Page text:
The Western, along with the musical and the thriller,
is one of the three great escapist genres. In Film Appreciation
we study the Western and its rituals and conventions. Specifically,
we are going to examine three of the greatest Westerns of all
time: John Ford's "Stage
Coach", George Steven's "Shane",
and George Roy Hill's
"Butch Cassidy and The Sundance Kid".
Before we discuss specific Westerns it will be
beneficial for us to discuss the Western itself. More than any
other genre, rituals and conventions envelop the Western. And
more than any other nation America and Americans have Western's
indelibly etched in their brains. For proof of this one need
only think about the essential elements of Westerns -- the environment,
people, rituals and fundamental conventions.
What comes to mind when you think about the typical
environment associated with Westerns? Do you immediately think
about a dusty main street, a cemetery (often called "Boot
Hill") with a gnarly looking tree (placed conveniently
for hanging), the saloon (hey, where else can you have a really
good fist fight?), or perhaps a sheriff's office enclosing a
Just as the Western's environment is firmly ingrained
in our memories, so too are the characters who typically populate
the Western. Typically, we would expect to encounter a variety
of people: the sheriff, the doctor, the prostitute, the telegrapher,
the saloon keeper, the schoolmarm, and the quiet, mysterious
stranger who wanders in and may just be the fastest gun alive.
We automatically recognize the hired killer, the ranching baron,
and the card shark - all of whom typically wear black hats.
So, too, we generally expect to encounter certain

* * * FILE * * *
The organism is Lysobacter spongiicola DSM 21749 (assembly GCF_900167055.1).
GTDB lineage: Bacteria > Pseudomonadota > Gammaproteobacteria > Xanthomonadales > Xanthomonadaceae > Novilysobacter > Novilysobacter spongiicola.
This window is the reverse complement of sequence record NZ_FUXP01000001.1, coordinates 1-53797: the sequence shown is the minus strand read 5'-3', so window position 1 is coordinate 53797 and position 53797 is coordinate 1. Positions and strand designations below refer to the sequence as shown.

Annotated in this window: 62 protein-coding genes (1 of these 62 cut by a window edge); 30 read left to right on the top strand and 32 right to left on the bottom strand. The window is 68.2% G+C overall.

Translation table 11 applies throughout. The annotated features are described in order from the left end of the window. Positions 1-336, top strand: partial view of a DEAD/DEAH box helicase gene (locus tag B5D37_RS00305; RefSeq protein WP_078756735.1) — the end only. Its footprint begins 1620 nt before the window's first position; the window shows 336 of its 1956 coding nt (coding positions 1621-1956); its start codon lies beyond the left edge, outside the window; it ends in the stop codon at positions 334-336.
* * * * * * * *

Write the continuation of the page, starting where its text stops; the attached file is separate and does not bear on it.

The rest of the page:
Western rituals: the posse, the hanging party, the Cavalry rescue,
the Indian attack (and massacre), the poker game (preferably
including a deadman's hand - Aces over eight's), the cattle
drive, and the shoot-out on Main Street.
When coupled with typical situations such as
an Indian war, law and order, crossing a dangerous territory,
ranchers versus homesteaders, cattleman versus sheepherders,
the construction of a railway, a stagecoach or railway heist,
the threat of a marauding band of outlaws, a man torn between
public duty and private desire, or a hundred other basic situations
the rituals and conventions of Westerns are indelibly etched
into the American psyche. None of these things is unanticipated
because virtually every American is a connoisseur of the Western.
It is no coincidence that one of the first great commercial cinematic
successes was also the first great Western, "The Great Train
Robbery" of 1903. "The Great Train Robbery" was
one of the first in a long line of classic Westerns with divergent
themes. Ranging from message Westerns such as "The Oxbow
Incident" and "3:10
to Yuma" to psychological Westerns like
"Duel in the Sun",
"High Noon", and "Shane".
These are as memorable as such classic historical Westerns as
"Gunfight at the OK Corral" and "Little
Big Man" and those unforgettable comedy Westerns "Destiny
Rides Again" and "Butch
Cassidy and the Sundance Kid".